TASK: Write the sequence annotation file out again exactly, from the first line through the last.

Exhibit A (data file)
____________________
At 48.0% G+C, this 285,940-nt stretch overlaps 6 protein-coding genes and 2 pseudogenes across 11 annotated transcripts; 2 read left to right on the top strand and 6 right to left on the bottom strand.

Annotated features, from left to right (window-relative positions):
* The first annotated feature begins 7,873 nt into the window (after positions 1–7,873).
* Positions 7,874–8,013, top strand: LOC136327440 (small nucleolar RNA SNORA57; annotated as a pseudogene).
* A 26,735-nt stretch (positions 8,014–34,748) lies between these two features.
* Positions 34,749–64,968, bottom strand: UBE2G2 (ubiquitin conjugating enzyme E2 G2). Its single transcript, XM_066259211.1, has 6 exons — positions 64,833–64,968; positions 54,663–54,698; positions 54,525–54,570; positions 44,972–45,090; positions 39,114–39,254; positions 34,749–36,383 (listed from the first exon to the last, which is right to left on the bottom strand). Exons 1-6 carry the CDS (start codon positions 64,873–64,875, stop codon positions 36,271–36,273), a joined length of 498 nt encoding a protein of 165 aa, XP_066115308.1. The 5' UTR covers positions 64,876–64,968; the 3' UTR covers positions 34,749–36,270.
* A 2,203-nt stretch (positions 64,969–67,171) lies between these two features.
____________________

At 48.0% G+C, this 285,940-nt stretch overlaps 6 protein-coding genes and 2 pseudogenes across 11 annotated transcripts; 2 read left to right on the top strand and 6 right to left on the bottom strand.

Annotated features, from left to right (window-relative positions):
* The first annotated feature begins 7,873 nt into the window (after positions 1–7,873).
* Positions 7,874–8,013, top strand: LOC136327440 (small nucleolar RNA SNORA57; annotated as a pseudogene).
* A 26,735-nt stretch (positions 8,014–34,748) lies between these two features.
* Positions 34,749–64,968, bottom strand: UBE2G2 (ubiquitin conjugating enzyme E2 G2). Its single transcript, XM_066259211.1, has 6 exons — positions 64,833–64,968; positions 54,663–54,698; positions 54,525–54,570; positions 44,972–45,090; positions 39,114–39,254; positions 34,749–36,383 (listed from the first exon to the last, which is right to left on the bottom strand). Exons 1-6 carry the CDS (start codon positions 64,873–64,875, stop codon positions 36,271–36,273), a joined length of 498 nt encoding a protein of 165 aa, XP_066115308.1. The 5' UTR covers positions 64,876–64,968; the 3' UTR covers positions 34,749–36,270.
* A 2,203-nt stretch (positions 64,969–67,171) lies between these two features.